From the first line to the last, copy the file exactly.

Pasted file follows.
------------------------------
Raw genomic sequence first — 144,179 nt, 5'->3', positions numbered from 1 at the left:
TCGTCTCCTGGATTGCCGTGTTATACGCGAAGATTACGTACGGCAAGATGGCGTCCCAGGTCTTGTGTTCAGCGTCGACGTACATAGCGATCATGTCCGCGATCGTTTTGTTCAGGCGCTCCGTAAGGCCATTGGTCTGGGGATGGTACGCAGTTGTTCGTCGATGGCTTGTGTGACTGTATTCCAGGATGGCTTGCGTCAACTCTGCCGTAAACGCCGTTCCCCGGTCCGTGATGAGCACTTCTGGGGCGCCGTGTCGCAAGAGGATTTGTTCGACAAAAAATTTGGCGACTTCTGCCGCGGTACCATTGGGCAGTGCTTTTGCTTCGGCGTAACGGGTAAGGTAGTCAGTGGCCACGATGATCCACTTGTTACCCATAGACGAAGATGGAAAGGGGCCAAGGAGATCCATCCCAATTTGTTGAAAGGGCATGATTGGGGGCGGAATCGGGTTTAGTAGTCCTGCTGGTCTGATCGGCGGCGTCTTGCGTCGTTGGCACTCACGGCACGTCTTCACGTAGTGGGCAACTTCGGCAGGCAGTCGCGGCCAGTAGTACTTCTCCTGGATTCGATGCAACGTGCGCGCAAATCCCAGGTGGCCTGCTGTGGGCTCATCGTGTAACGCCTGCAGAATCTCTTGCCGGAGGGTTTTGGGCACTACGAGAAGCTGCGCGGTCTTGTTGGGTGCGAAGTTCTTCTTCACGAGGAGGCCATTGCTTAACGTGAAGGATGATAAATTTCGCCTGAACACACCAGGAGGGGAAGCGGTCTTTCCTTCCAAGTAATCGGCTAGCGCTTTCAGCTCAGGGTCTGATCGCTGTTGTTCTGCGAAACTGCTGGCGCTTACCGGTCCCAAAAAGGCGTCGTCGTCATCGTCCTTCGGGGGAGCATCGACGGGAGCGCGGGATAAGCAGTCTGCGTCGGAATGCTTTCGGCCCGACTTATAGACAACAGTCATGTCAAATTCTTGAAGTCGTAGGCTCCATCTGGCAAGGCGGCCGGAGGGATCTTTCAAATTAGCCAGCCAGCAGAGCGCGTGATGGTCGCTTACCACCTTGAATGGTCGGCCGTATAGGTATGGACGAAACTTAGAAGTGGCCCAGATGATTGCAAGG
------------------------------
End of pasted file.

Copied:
Raw genomic sequence first — 144,179 nt, 5'->3', positions numbered from 1 at the left:
TCGTCTCCTGGATTGCCGTGTTATACGCGAAGATTACGTACGGCAAGATGGCGTCCCAGGTCTTGTGTTCAGCGTCGACGTACATAGCGATCATGTCCGCGATCGTTTTGTTCAGGCGCTCCGTAAGGCCATTGGTCTGGGGATGGTACGCAGTTGTTCGTCGATGGCTTGTGTGACTGTATTCCAGGATGGCTTGCGTCAACTCTGCCGTAAACGCCGTTCCCCGGTCCGTGATGAGCACTTCTGGGGCGCCGTGTCGCAAGAGGATTTGTTCGACAAAAAATTTGGCGACTTCTGCCGCGGTACCATTGGGCAGTGCTTTTGCTTCGGCGTAACGGGTAAGGTAGTCAGTGGCCACGATGATCCACTTGTTACCCATAGACGAAGATGGAAAGGGGCCAAGGAGATCCATCCCAATTTGTTGAAAGGGCATGATTGGGGGCGGAATCGGGTTTAGTAGTCCTGCTGGTCTGATCGGCGGCGTCTTGCGTCGTTGGCACTCACGGCACGTCTTCACGTAGTGGGCAACTTCGGCAGGCAGTCGCGGCCAGTAGTACTTCTCCTGGATTCGATGCAACGTGCGCGCAAATCCCAGGTGGCCTGCTGTGGGCTCATCGTGTAACGCCTGCAGAATCTCTTGCCGGAGGGTTTTGGGCACTACGAGAAGCTGCGCGGTCTTGTTGGGTGCGAAGTTCTTCTTCACGAGGAGGCCATTGCTTAACGTGAAGGATGATAAATTTCGCCTGAACACACCAGGAGGGGAAGCGGTCTTTCCTTCCAAGTAATCGGCTAGCGCTTTCAGCTCAGGGTCTGATCGCTGTTGTTCTGCGAAACTGCTGGCGCTTACCGGTCCCAAAAAGGCGTCGTCGTCATCGTCCTTCGGGGGAGCATCGACGGGAGCGCGGGATAAGCAGTCTGCGTCGGAATGCTTTCGGCCCGACTTATAGACAACAGTCATGTCAAATTCTTGAAGTCGTAGGCTCCATCTGGCAAGGCGGCCGGAGGGATCTTTCAAATTAGCCAGCCAGCAGAGCGCGTGATGGTCGCTTACCACCTTGAATGGTCGGCCGTATAGGTATGGACGAAACTTAGAAGTGGCCCAGATGATTGCAAGG